Your Carbon Footprint and Working from Home

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Those Days You Work From Home May End Up Wrecking the Planet

So claims a Bloomberg article which goes on to quote a consultant for Carbon Trust, a London-based research group that advises companies on sustainability, as saying, “You can have a very efficient building in a city where people are walking or using public transport. If employees working from home are switching on the heating across the entire house, it will be a negative.”

You can read the full article here > Those Days You Work From Home May End Up Wrecking the Planet.

I’ve not read the complete/original report but, if you look beyond the sensational headline and conclusion, many questions pop up.

The report uses one measure – the carbon foot print caused by workers commuting and sharing energy-efficient buildings versus power consumption by working from individual homes.

To summarize their conclusion > because people working from home use more power for heating, etc, they create a larger carbon footprint and cause more environmental damage.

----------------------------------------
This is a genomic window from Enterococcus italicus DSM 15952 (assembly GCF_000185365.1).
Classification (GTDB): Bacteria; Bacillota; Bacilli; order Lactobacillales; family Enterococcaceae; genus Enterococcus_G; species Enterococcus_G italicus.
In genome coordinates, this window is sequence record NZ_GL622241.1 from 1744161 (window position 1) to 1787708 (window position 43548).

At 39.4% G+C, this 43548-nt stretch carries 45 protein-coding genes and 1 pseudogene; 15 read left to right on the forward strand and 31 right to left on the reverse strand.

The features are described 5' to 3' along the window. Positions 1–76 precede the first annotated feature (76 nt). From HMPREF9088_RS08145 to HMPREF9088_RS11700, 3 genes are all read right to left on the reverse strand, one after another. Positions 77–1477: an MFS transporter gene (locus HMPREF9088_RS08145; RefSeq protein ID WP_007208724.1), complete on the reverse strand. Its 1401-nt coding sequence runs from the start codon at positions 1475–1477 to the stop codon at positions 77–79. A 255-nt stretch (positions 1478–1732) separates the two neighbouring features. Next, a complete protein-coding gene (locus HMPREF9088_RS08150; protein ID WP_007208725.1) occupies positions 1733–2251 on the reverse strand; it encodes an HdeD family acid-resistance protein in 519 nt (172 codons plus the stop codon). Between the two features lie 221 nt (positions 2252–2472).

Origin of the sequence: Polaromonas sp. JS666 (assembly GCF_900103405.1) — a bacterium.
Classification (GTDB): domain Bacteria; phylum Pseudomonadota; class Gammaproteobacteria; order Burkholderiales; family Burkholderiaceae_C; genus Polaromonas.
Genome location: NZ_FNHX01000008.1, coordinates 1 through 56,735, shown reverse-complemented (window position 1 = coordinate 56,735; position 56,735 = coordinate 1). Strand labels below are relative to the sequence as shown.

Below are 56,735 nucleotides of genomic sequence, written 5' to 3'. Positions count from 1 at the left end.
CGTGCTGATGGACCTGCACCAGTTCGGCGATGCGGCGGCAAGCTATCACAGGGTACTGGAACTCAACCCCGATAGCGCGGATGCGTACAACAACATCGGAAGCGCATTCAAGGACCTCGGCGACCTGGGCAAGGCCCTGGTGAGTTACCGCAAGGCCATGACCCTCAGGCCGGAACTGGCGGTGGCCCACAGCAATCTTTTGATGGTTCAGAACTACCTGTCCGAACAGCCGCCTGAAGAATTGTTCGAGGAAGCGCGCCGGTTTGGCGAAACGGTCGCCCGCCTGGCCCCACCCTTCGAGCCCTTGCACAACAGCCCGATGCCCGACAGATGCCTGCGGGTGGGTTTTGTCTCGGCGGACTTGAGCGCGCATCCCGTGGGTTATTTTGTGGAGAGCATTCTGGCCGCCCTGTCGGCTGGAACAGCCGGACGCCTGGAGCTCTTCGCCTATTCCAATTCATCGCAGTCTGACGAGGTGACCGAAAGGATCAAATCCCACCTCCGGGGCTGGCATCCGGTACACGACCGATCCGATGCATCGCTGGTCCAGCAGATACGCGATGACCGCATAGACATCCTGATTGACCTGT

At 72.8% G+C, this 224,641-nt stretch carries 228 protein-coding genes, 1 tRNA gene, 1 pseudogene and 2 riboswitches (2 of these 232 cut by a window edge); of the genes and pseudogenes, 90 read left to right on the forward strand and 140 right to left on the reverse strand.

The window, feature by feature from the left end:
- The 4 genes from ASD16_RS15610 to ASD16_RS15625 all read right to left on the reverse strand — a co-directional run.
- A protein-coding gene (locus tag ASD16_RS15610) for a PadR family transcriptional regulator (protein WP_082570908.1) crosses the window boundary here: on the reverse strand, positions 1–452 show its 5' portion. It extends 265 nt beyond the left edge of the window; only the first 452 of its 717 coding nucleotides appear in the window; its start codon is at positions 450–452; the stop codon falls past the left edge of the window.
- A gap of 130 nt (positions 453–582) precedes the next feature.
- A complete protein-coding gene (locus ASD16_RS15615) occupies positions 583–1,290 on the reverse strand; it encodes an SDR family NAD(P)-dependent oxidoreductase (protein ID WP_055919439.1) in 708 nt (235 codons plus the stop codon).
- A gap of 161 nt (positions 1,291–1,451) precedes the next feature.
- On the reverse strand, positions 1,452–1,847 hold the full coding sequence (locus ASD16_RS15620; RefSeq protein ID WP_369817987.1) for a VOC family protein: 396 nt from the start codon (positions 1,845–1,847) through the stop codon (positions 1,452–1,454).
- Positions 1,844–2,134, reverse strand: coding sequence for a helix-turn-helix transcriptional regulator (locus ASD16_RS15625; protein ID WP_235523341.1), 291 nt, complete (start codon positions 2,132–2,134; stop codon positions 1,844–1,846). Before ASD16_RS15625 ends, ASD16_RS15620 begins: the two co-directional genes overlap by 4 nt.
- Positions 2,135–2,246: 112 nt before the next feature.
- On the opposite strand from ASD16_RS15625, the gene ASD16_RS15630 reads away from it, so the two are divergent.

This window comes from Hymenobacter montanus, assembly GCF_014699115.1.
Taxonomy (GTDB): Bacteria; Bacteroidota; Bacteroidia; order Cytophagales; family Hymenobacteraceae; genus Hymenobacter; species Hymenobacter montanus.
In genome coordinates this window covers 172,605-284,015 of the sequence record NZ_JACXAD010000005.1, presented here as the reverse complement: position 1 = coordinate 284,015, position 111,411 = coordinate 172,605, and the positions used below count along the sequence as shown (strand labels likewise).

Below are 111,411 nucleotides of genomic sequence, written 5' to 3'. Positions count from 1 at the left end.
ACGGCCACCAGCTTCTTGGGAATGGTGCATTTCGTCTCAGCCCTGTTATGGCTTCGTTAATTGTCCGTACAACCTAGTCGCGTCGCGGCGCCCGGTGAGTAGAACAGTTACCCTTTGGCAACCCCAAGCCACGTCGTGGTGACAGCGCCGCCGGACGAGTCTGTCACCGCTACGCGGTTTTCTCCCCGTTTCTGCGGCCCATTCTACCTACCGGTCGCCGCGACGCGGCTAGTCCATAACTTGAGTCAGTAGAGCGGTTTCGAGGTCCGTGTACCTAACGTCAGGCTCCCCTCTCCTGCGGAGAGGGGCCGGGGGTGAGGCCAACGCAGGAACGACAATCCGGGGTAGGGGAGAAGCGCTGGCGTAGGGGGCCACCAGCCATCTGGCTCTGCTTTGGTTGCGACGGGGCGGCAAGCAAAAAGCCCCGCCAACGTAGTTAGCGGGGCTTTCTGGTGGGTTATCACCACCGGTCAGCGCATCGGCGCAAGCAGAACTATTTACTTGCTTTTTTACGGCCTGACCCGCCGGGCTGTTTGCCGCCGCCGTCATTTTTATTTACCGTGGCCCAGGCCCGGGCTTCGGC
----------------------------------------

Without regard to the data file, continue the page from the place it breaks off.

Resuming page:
It conveniently ignores the rest of the carbon footprint that is a consequence of working in a regular office.

  1. Meals taken during lunch > the carbon footprints caused by the eateries and their staff and the takeaway/throwaway boxes, paper and utensils
  2. People who commute on public transport are more prone to catch illnesses such as the common cold > the carbon footprints caused by the clinics and their staff
  3. Taken at a truly macro level, the continued construction of buildings to house ever-increasing numbers of office workers > the carbon footprint caused by every square foot of new office premises
  4. How about the depletion of natural resources to build these glass and steel giants?
  5. What about the carbon foot print required to constantly maintain, remodel and upkeep these buildings and the offices within?
  6. The roads and infrastructure…

Every individual who works in an office block has a share of the consequential carbon footprint.

Moreover, you need to take the total of the totals – meaning, even if the study might hold true for people who live near the office – what about those who live beyond the distances stipulated in the study?

What is the total carbon footprint of all the people working in an office block versus that same group of people working from their homes?

The study by  these experts is interesting – and innovative – but needs more data and stress testing before we can draw definite conclusions.

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